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Two Palestinians charged in 2010 killing of American in Israel
A criminal complaint was filed today in the U.S. District Court for the District of Columbia charging Ayad Fatafta and Kifah Ghanimat, both approximately 39 years of age and from areas controlled by the Palestinian Authority, in connection with the Dec. 18, 2010, murder of Kristine Luken, a U.S. citizen, in Israel.
Acting Assistant Attorney General for National Security Mary B. McCord, U.S. Attorney Channing D. Phillips for the District of Columbia, and Assistant Director in Charge Andrew Vale of the FBI’s Washington Field Office made the announcement.
The complaint charges Fatafta and Ghanimat with murder of a U.S. National Outside the U.S., in violation of Title 18 United States Code sections 2332(a)(1) and 2. Arrest warrants were also issued today for both defendants.
According to the affidavit in support of the criminal complaint and arrest warrants, Fatafta and Ghanimat stabbed to death Ms. Luken, a 44-year old U.S. national who was hiking near an archaeological site while visiting Israel. She died at the scene. Another individual who was with Ms. Luken, a citizen of the United Kingdom and Israel, was seriously wounded in the attack but survived.
The affidavit states that in 2012, Fatafta and Ghanimat each were convicted in an Israeli court of murder and other offenses in connection with the abduction and stabbing of both women. Fatafta was sentenced to one life term of incarceration plus 20 years, while Ghanimat was sentenced to two life terms of incarceration plus 60 years, for this and another crime.
The charges in criminal complaints are merely allegations, and every defendant is presumed innocent unless and until proven guilty beyond a reasonable doubt. The maximum penalty for a person convicted of murdering a U.S. national outside the U.S. is a lifetime term of incarceration or death. The maximum statutory sentence is prescribed by Congress and is provided here for informational purposes. If convicted of any offense, a defendant’s sentence will be determined by the court based on the advisory Sentencing Guidelines and other statutory factors.
The investigation into this matter was conducted by the FBI’s Washington Field Office. The Office of International Affairs of the Department of Justice’s Criminal Division provided significant assistance. The case is being prosecuted by the U.S. Attorney’s Office for the District of Columbia and the National Security Division’s Counterterrorism Section.
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Ray Hanania is an award winning political and humor columnist who analyzes American and Middle East politics, and life in general. He is an author of several books.
"I write about three topics, the Middle East, politics and life in general. I often take my life experiences and offer them in an entertaining way to readers, and I take on the toughest topics like the Israel-Palestine conflict and don't pull any punches about what I feel is fair. But, my priority is always about writing the good story."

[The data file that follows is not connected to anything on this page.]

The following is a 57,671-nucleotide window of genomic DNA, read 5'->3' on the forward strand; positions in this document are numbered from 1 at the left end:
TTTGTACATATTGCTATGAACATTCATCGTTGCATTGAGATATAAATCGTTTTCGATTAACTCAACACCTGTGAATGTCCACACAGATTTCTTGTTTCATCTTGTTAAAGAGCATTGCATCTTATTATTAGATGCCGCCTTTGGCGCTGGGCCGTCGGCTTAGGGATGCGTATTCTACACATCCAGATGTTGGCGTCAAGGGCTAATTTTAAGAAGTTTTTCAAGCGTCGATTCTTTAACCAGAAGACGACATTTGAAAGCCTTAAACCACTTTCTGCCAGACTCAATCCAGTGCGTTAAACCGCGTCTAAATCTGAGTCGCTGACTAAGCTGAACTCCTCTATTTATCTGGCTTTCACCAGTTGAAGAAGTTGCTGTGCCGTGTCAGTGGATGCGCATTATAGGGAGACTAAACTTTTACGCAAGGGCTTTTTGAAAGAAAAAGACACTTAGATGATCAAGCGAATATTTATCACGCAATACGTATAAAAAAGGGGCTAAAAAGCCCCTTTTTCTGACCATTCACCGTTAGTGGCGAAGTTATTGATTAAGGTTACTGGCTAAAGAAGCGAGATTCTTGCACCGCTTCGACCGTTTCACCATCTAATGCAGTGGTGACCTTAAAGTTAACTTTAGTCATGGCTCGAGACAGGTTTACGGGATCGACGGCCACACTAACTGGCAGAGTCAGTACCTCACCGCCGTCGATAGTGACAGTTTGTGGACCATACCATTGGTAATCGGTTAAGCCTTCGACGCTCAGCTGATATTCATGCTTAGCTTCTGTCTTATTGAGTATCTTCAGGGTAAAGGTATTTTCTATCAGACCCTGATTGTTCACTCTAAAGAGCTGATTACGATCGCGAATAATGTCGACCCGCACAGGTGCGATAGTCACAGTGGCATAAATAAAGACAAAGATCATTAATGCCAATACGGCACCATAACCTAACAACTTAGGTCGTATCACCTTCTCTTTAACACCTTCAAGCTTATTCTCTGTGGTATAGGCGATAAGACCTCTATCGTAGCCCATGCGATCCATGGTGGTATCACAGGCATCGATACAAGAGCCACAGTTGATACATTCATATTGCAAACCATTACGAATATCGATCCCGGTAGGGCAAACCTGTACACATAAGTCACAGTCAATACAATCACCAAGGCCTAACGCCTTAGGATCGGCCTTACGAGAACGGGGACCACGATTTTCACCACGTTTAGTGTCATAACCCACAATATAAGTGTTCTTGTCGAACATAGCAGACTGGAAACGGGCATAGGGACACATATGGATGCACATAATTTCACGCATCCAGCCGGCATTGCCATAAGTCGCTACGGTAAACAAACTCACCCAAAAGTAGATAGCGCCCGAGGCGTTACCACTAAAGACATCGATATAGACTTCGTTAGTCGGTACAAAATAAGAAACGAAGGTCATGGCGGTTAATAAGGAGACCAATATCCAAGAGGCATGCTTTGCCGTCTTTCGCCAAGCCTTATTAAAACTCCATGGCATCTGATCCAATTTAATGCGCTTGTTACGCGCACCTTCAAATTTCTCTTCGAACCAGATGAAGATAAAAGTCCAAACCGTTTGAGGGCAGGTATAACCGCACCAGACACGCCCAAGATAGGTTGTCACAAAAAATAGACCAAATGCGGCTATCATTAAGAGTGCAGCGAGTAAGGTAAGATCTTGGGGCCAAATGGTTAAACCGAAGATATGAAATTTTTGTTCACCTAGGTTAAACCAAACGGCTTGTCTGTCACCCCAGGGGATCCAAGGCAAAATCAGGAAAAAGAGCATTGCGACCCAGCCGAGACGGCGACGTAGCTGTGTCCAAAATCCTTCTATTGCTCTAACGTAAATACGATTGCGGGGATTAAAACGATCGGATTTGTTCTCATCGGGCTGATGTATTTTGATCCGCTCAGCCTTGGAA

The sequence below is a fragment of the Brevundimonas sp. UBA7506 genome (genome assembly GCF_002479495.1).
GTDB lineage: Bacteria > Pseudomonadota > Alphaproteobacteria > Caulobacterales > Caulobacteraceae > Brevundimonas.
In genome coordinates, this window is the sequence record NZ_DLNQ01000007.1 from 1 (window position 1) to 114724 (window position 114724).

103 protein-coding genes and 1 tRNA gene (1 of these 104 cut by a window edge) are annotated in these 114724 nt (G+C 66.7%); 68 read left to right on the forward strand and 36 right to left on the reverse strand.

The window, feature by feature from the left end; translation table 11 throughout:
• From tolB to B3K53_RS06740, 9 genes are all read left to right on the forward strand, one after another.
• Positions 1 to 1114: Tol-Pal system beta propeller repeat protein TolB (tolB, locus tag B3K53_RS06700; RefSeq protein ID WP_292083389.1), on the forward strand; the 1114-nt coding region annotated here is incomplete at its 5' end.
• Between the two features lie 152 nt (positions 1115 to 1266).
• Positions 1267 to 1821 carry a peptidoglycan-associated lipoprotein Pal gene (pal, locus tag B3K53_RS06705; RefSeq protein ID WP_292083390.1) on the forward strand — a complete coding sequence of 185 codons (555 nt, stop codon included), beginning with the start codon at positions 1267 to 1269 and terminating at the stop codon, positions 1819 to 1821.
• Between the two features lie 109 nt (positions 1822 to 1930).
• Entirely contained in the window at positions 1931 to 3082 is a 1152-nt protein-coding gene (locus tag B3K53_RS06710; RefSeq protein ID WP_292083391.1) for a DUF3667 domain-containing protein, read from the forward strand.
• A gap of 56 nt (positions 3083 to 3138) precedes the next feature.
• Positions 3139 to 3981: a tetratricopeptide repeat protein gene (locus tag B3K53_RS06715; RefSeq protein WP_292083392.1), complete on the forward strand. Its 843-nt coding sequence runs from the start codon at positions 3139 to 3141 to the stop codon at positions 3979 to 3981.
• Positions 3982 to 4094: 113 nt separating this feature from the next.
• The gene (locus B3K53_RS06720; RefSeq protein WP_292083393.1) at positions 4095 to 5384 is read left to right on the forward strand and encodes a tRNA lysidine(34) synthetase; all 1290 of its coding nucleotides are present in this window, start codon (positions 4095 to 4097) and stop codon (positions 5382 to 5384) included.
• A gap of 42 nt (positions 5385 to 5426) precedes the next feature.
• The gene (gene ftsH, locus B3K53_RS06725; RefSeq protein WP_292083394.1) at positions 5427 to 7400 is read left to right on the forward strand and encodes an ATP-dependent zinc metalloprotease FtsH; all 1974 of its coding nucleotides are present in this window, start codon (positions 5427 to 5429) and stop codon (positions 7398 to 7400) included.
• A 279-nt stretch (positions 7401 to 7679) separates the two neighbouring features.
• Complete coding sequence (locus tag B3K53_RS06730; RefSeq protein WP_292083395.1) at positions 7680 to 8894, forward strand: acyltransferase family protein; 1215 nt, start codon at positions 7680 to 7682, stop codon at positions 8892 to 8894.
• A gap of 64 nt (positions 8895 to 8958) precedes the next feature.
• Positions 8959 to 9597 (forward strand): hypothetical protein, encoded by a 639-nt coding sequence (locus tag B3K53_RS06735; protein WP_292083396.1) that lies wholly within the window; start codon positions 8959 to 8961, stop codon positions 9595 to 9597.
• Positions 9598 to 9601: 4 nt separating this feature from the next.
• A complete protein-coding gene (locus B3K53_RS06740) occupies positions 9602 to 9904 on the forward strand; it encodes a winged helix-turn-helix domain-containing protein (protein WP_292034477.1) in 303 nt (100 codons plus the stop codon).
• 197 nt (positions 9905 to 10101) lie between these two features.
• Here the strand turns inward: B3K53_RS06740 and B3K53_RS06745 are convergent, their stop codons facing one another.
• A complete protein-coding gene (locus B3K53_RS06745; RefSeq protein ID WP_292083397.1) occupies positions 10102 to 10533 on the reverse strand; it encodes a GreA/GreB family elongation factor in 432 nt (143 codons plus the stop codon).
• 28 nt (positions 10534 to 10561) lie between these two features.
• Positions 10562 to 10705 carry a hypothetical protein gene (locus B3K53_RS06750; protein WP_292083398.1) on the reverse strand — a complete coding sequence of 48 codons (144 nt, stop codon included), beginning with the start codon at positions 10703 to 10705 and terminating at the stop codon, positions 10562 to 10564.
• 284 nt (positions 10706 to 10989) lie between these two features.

Hanania covered Chicago Politics and Chicago City Hall from 1976 through 1992. Hanania began writing in 1975 when he published The Middle Eastern Voice newspaper in Chicago (1975-1977). He later published “The National Arab American Times” newspaper which was distributed through 12,500 Middle East food stores in 48 American States (2004-2007).
Hanania writes weekly columns on Middle East and American Arab issues for the Arab News in Saudi Arabia at www.ArabNews.com, and at www.TheArabDailyNews.com, www.TheDailyHookah.com and at SuburbanChicagoland.com. He has also published weekly columns in the Jerusalem Post newspaper, YNetNews.com, Newsday Newspaper in New York, the Orlando Sentinel Newspapers, and the Arlington Heights Daily Herald.
Palestinian, American Arab and Christian, Hanania’s parents originate from Jerusalem and Bethlehem.
Hanania is the recipient of four (4) Chicago Headline Club “Peter Lisagor Awards” for Column writing. In November 2006, he was named “Best Ethnic American Columnist” by the New American Media. In 2009, Hanania received the prestigious Sigma Delta Chi Award for Writing from the Society of Professional Journalists. He is the recipient of the MT Mehdi Courage in Journalism Award. He was honored for his writing skills with two (2) Chicago Stick-o-Type awards from the Chicago Newspaper Guild. In 1990, Hanania was nominated by the Chicago Sun-Times editors for a Pulitzer Prize for his four-part series on the Palestinian Intifada.
His writings have also been honored by two national Awards from ADC for his writing, and from the National Arab American Journalists Association.
The managing editor of Suburban Chicagoland Online News website www.SuburbanChicagoland.com, Hanania's columns also appear in the Southwest News Newspaper Group of 8 newspapers.
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